But in the end, Saturday May 14th’s state bulletin confirmed that Spain will keep the same measures in place for another 31 days, stating that they “will eventually be modified to respond to a change of circumstances or to new recommendations in the context of the European Union”.

Spain’s ban on unvaccinated non-EU travellers is arguably the last major Covid-19 restriction in place in the country, and other EU countries such as Sweden, Poland, Denmark, Czech Republic and Ireland are allowing unvaccinated tourists in.

This latest announcement by the Spanish government marks the umpteenth extension to non-essential travel from outside of the EU/Schengen area over the past two years of the pandemic, the previous one was due to expire on May 15th.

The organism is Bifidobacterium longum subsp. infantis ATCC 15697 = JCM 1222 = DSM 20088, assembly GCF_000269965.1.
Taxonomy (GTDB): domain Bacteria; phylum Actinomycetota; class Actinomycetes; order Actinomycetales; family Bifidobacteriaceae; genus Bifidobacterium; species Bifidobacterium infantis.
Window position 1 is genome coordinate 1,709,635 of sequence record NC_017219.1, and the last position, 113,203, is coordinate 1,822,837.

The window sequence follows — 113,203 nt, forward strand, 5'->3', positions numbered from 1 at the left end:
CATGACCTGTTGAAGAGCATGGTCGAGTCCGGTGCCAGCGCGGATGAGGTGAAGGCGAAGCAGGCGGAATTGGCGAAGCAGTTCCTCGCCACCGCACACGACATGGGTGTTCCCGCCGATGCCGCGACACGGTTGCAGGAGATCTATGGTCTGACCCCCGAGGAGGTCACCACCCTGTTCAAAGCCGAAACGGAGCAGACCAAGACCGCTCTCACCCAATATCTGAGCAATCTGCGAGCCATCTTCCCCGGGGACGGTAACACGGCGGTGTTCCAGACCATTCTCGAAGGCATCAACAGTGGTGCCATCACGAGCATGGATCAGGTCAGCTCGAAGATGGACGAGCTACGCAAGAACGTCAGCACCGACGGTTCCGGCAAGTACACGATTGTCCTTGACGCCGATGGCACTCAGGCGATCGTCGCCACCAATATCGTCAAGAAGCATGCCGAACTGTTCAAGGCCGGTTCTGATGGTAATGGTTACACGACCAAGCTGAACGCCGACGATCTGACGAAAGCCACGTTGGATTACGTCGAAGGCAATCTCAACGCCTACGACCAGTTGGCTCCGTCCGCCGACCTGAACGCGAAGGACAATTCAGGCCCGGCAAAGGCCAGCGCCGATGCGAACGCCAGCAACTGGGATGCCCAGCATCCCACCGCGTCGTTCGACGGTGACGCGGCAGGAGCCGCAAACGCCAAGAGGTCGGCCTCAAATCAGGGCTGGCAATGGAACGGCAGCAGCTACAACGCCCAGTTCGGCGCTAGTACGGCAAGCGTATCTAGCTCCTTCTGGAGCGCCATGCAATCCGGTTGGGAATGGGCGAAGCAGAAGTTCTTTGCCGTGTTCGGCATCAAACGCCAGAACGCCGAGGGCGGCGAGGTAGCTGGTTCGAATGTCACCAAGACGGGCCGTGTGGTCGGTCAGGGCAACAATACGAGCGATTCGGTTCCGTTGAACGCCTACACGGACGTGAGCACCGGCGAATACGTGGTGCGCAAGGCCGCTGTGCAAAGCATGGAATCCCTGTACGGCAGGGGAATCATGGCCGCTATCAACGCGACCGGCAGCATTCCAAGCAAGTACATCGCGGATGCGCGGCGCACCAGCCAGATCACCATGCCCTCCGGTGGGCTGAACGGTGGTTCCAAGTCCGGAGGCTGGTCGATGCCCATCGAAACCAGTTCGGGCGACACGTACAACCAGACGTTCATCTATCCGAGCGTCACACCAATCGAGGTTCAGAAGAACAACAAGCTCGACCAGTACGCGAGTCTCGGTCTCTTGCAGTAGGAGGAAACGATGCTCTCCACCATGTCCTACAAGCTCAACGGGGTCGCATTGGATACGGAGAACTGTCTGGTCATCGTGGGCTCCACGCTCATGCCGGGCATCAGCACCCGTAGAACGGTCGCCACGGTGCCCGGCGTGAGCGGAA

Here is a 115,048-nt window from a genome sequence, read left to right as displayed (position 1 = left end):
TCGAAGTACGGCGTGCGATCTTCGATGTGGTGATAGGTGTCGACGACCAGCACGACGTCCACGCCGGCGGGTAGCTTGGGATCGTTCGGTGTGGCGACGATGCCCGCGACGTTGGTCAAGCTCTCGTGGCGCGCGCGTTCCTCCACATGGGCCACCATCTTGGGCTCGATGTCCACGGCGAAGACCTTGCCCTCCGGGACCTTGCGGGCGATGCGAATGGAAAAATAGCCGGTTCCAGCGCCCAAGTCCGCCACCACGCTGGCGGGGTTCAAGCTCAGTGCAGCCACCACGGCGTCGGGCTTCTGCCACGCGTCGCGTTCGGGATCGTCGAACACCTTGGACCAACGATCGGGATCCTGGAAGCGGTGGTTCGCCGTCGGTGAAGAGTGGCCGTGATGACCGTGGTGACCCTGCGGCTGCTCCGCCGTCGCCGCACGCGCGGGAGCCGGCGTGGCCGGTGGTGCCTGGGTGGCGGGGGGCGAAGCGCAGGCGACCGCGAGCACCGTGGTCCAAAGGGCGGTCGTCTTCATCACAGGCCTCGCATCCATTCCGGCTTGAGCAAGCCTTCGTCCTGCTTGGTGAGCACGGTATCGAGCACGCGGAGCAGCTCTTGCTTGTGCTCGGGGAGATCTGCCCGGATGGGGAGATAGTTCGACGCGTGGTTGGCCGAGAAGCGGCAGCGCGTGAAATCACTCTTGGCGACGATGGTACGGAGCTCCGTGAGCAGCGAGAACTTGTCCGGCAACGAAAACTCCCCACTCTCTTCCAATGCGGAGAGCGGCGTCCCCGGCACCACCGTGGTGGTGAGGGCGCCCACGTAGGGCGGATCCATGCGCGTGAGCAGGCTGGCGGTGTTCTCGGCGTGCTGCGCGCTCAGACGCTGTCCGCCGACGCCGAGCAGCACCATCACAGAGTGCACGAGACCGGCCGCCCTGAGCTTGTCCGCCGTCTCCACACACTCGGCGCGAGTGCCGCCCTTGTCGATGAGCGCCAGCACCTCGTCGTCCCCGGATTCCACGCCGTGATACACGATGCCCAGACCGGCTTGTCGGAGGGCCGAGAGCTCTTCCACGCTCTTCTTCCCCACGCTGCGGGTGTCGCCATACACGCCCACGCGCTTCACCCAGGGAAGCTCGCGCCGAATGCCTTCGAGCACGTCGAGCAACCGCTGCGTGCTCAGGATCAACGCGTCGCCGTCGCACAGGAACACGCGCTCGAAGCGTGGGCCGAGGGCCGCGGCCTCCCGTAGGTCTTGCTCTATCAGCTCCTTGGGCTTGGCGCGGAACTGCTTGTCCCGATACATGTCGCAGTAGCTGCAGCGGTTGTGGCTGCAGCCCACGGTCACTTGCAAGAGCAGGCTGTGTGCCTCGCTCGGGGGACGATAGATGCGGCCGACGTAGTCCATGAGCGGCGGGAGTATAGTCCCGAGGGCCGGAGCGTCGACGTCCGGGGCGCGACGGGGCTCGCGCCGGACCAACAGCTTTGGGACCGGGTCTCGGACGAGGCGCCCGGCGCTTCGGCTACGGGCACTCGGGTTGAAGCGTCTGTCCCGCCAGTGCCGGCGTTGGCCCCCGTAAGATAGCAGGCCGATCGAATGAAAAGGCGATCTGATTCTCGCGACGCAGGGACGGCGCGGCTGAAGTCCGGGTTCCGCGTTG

But perhaps this extension is the most surprising, as the Spanish health ministry has modified its rulebook to treat Covid-19 like the flu and the country wants to recover the tourism numbers it had pre-pandemic.

The ban affects unvaccinated British tourists in particular, as the UK is still the biggest tourism market for Spain, but Britons’ non-EU status means they have to follow the same Covid-19 travel rules as other third-country nationals.

Vaccinated or recovered third-country travellers

Those who were fully vaccinated against Covid-19 more than two weeks prior to travel to Spain will need to show a valid vaccination certificate with an EMA or WHO approved vaccine.

If their initial vaccination treatment was completed more than 9 months ago (270 days), they’ll need to show they’ve had a Covid-19 booster shot. 

As for non-EU/Schengen travellers who have recovered from Covid-19 in the past six months, they will need to show a recovery certificate to prove this